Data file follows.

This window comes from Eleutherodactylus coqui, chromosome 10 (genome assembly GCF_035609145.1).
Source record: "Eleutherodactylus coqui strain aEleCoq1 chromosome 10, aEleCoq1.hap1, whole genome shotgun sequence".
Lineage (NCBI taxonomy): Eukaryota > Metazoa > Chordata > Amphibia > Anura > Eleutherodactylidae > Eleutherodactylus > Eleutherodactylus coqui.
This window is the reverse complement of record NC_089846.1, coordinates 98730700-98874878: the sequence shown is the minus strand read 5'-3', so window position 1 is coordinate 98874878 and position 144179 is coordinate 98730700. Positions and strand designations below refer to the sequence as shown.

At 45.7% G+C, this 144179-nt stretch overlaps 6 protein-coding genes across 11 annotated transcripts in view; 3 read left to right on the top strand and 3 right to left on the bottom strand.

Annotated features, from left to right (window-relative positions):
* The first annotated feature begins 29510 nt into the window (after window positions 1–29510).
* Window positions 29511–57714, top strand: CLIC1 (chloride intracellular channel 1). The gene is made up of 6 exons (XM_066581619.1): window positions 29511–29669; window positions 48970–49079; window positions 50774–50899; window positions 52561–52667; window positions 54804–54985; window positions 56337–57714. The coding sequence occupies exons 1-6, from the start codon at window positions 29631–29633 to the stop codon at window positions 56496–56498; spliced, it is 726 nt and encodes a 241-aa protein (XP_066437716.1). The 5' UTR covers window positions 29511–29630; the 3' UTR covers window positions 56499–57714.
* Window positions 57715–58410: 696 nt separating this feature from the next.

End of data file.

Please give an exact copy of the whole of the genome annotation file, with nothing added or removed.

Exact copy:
This window comes from Eleutherodactylus coqui, chromosome 10 (genome assembly GCF_035609145.1).
Source record: "Eleutherodactylus coqui strain aEleCoq1 chromosome 10, aEleCoq1.hap1, whole genome shotgun sequence".
Lineage (NCBI taxonomy): Eukaryota > Metazoa > Chordata > Amphibia > Anura > Eleutherodactylidae > Eleutherodactylus > Eleutherodactylus coqui.
This window is the reverse complement of record NC_089846.1, coordinates 98730700-98874878: the sequence shown is the minus strand read 5'-3', so window position 1 is coordinate 98874878 and position 144179 is coordinate 98730700. Positions and strand designations below refer to the sequence as shown.

At 45.7% G+C, this 144179-nt stretch overlaps 6 protein-coding genes across 11 annotated transcripts in view; 3 read left to right on the top strand and 3 right to left on the bottom strand.

Annotated features, from left to right (window-relative positions):
* The first annotated feature begins 29510 nt into the window (after window positions 1–29510).
* Window positions 29511–57714, top strand: CLIC1 (chloride intracellular channel 1). The gene is made up of 6 exons (XM_066581619.1): window positions 29511–29669; window positions 48970–49079; window positions 50774–50899; window positions 52561–52667; window positions 54804–54985; window positions 56337–57714. The coding sequence occupies exons 1-6, from the start codon at window positions 29631–29633 to the stop codon at window positions 56496–56498; spliced, it is 726 nt and encodes a 241-aa protein (XP_066437716.1). The 5' UTR covers window positions 29511–29630; the 3' UTR covers window positions 56499–57714.
* Window positions 57715–58410: 696 nt separating this feature from the next.